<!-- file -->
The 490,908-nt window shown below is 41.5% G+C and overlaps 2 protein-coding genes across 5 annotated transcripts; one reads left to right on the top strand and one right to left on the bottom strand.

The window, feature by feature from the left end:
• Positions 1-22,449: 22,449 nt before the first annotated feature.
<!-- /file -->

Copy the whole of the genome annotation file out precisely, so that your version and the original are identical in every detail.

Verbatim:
The 490,908-nt window shown below is 41.5% G+C and overlaps 2 protein-coding genes across 5 annotated transcripts; one reads left to right on the top strand and one right to left on the bottom strand.

The window, feature by feature from the left end:
• Positions 1-22,449: 22,449 nt before the first annotated feature.